But something was missing. After a good run of surf I was getting a bit bored. I missed zippy turns and that sense of possibilities for carving when an open face arose. I also decided I don't like the feeling of a long board cutback or off the top - seem clunky and so much board to haul around. So with some trepidation and muted excitement I bought a short (6'2"), very wide (22"), 40 + litres rounded shape, low rocker high volume board unlike anything I have surfed before. I was not totally confident as I had seen these boards surfed very well here and there (most good footage though seemed to be from 75kg rippers). A lot of what I had seen done out in the surf from older guys was pretty ordinarily, however, lacking in trim speed and liveliness. Logic told me that it didn't have to be so with the volume, concaves, low rocker etc. So I was punting on my abilities a bit despite being late 50's and 85kg.
To my relief it goes great. Catches waves okay - have to work at it again (or lose 5kg maybe)? Not as well as I expected. The wide nose seems to make angled into the pocket takeoffs harder but still working that out. Maybe so, may be able to work around it with time.
- trims fast from the middle and even quite near the nose a bit like a long board once on a speedy section.
- changes to a much looser board once you step back and can weave up and down and squirt from section to section with a super lively feel.
- turns and responds really easily.
- gives a sense of excitement as you paddle into a good a wave (and even now thinking about my next surf) wondering what unexpected turns and moves might be possible.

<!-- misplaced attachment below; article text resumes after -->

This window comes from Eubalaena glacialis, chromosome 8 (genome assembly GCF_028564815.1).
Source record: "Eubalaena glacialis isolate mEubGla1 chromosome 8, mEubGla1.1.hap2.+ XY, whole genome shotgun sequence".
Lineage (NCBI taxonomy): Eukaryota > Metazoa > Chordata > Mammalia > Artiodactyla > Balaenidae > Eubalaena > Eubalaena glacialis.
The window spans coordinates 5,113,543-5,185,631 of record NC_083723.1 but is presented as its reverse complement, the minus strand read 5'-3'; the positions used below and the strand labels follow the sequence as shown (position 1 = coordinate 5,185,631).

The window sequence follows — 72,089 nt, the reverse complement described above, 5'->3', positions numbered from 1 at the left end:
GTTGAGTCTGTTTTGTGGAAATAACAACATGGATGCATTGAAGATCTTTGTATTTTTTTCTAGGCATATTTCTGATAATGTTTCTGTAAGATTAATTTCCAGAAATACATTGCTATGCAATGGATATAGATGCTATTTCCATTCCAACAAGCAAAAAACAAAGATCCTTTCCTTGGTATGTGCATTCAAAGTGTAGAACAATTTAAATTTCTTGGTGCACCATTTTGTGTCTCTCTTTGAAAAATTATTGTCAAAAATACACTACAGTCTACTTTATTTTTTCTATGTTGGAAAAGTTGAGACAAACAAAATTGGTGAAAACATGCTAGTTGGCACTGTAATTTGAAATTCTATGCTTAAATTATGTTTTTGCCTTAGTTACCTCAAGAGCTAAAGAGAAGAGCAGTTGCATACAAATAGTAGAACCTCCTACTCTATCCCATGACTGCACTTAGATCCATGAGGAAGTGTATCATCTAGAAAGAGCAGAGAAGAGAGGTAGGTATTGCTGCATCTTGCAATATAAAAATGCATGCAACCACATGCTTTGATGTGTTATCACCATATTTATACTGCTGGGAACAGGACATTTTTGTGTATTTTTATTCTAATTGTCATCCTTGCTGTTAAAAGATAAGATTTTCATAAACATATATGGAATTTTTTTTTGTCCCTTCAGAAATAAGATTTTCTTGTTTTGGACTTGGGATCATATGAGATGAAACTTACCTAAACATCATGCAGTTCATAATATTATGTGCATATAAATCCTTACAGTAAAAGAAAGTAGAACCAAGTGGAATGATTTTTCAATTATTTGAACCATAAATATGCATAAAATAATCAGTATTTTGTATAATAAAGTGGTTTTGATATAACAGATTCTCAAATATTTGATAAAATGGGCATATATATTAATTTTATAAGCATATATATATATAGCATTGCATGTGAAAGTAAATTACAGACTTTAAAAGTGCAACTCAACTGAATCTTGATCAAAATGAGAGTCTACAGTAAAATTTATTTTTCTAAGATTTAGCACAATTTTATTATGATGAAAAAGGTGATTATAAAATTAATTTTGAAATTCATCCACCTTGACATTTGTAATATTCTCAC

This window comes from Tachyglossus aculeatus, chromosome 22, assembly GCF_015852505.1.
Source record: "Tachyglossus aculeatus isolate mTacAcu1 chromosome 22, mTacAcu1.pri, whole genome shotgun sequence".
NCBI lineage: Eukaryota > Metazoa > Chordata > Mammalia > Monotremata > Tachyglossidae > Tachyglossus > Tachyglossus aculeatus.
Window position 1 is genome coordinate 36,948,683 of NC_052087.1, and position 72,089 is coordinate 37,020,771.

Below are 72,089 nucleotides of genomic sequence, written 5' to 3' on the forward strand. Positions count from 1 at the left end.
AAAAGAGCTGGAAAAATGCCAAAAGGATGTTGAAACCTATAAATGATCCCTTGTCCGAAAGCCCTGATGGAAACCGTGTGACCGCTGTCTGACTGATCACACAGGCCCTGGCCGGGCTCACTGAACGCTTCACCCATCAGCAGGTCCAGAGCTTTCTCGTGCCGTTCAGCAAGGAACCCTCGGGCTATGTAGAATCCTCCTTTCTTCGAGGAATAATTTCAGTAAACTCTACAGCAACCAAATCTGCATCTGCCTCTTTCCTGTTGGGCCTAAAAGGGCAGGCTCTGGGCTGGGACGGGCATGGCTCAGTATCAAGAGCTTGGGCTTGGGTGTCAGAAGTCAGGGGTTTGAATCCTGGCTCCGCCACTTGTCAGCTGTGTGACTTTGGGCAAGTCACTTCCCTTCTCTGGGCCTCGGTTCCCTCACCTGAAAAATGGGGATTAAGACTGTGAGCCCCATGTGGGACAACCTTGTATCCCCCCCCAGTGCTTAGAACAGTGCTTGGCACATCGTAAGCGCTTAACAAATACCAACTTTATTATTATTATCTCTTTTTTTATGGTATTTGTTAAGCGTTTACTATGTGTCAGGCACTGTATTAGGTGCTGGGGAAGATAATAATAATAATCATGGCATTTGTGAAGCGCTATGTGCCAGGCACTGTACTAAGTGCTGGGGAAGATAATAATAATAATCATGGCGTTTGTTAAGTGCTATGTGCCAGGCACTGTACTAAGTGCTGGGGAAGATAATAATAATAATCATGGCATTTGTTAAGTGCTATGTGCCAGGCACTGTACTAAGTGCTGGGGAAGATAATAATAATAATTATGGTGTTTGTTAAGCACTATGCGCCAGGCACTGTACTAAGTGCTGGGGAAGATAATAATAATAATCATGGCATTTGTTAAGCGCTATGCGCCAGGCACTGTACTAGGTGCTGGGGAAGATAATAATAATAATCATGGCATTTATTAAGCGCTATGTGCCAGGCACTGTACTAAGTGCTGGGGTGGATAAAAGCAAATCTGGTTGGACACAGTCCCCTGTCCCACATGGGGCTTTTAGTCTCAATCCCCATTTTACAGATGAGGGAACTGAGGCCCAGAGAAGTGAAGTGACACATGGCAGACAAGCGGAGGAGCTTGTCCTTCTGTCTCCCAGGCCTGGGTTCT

- has reward for effort - as I started to surf faster and work the board more it gave back in speed and a sense of fun. So my whole surfing act livened up.
- it has the two boards in one feel - trim up front and then trim or turn from the back.
- it will probably be a bit wild and skatey in bigger stuff but I see this as a plus - being a little wild and out of control.
I know it has its limitations. The turns seem flatter and not sure how it will go in sucky barrels. It won't plane over really crappy fat sections like a mini mal. Not for 1 ft slop or fat gutless really small waves but what is? But for 2- 4 ft point and beach waves it should be a lot of fun. I am even thinking of trying to lose a few kg and get fitter and try to surf "youngish" for another 5 years or so.
So back to the thread title. The mini mal or long board is a good option and for some it is only option. But if you are fortunate to be reasonably agile and injury free there are quite a lot of shorter options.
By the way, you also need to have (or think how to regain) the wave and board sense to find the right trim and turn spots on the board and to pick the right lines on the wave. I have seen these boards (and all boards for that matter) surf like little short tug boats by people who just stand there slightly out of trim, who try to turn them from too far forward or don't find the speed pocket of a wave. These skills are subtle and you can't be lazy.. Fortunately once I sped up my brain a bit and shifted gears I still had it.
Instead of thinking about my next surf as "a surf" I am a bit excited.
Frog,so im curious to what board your talking about?
Well simba, it ain't a highly regarded shaper design or brand. Nor is it made for rippers. It is a mass produced Highline by Modern. It is promoted for beginners and intermediate surfers.
I looked at more performance type ones but wanted something way different to my older "fish" type thruster - I wanted very high volume for the board size. Many of the others were still around 33 to 36 litres which is what I was riding.